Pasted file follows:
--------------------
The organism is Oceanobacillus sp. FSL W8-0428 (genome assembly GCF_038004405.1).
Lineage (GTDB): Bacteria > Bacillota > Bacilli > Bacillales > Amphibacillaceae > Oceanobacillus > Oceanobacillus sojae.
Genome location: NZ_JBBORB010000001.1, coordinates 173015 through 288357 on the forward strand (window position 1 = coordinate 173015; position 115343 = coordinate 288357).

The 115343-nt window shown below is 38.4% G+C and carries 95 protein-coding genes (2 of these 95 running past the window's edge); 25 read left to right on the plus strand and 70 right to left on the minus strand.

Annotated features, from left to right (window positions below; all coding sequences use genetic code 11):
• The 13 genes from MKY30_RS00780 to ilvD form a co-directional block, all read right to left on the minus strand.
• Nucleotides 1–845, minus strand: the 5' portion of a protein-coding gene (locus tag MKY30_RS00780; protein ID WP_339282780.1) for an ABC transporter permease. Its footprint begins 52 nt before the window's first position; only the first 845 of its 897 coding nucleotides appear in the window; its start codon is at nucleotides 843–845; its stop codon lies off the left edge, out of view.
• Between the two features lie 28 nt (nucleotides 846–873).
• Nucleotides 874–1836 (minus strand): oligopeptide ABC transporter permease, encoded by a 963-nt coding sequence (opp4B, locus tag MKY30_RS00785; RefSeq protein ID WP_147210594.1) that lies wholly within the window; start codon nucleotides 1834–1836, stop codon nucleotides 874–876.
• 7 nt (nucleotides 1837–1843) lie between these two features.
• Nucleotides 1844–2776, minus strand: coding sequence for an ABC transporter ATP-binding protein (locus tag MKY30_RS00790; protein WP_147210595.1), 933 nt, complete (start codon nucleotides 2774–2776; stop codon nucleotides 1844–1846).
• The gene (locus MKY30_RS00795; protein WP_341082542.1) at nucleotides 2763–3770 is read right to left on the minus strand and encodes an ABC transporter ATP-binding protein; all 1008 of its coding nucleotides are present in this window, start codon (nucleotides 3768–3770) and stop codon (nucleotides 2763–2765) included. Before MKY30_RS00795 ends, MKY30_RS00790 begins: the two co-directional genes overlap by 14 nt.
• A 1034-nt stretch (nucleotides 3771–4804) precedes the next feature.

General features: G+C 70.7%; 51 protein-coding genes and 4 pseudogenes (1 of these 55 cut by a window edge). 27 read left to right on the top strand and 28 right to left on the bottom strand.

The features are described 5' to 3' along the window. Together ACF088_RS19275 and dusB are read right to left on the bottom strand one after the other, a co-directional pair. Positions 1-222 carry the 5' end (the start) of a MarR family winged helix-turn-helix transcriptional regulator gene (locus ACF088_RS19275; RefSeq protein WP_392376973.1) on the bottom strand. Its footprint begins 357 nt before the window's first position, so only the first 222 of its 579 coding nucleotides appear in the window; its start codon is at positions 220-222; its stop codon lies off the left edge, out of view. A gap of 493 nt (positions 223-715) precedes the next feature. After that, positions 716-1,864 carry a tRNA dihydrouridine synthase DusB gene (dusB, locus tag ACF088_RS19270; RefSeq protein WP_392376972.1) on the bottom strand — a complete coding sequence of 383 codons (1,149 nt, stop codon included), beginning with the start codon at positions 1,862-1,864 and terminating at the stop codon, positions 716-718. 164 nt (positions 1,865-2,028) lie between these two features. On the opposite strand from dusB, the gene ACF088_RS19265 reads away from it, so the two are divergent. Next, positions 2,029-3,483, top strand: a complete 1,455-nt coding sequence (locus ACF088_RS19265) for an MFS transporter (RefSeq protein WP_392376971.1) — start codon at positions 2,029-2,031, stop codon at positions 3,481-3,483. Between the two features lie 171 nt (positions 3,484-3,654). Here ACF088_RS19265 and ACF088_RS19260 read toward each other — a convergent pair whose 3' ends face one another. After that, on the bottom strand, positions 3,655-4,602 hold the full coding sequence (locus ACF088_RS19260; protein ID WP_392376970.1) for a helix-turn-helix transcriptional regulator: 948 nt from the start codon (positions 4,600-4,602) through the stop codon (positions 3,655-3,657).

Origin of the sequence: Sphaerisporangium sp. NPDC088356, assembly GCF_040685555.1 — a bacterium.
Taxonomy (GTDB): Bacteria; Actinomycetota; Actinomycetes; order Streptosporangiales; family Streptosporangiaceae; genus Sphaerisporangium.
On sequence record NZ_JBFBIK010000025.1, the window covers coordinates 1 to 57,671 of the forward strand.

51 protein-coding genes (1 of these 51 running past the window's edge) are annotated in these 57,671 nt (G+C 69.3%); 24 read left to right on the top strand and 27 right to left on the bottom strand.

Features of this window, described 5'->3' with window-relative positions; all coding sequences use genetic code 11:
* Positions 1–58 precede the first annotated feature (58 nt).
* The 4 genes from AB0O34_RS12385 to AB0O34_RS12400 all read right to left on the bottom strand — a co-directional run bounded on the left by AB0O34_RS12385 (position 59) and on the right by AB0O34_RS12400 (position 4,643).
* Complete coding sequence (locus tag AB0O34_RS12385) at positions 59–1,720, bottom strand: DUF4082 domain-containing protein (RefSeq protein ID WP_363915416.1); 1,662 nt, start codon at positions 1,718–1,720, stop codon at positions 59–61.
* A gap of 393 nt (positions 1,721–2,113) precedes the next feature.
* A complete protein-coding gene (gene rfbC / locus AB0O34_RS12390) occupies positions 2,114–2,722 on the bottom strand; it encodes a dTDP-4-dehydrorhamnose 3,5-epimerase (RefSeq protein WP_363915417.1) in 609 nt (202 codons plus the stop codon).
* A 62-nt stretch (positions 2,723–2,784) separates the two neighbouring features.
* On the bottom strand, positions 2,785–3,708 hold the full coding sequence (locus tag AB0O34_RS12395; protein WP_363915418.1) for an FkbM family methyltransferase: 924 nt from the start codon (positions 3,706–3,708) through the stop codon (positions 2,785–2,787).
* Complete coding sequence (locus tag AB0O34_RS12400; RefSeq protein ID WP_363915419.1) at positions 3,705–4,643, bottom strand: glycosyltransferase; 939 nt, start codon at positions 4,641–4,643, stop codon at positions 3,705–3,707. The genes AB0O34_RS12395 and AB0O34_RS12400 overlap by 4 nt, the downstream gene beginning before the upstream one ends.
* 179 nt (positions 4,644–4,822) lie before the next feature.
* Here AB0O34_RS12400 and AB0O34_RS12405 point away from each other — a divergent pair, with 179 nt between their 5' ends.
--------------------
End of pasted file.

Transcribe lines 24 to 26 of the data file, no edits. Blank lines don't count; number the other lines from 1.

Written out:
* A gap of 393 nt (positions 1,721–2,113) precedes the next feature.
* A complete protein-coding gene (gene rfbC / locus AB0O34_RS12390) occupies positions 2,114–2,722 on the bottom strand; it encodes a dTDP-4-dehydrorhamnose 3,5-epimerase (RefSeq protein WP_363915417.1) in 609 nt (202 codons plus the stop codon).
* A 62-nt stretch (positions 2,723–2,784) separates the two neighbouring features.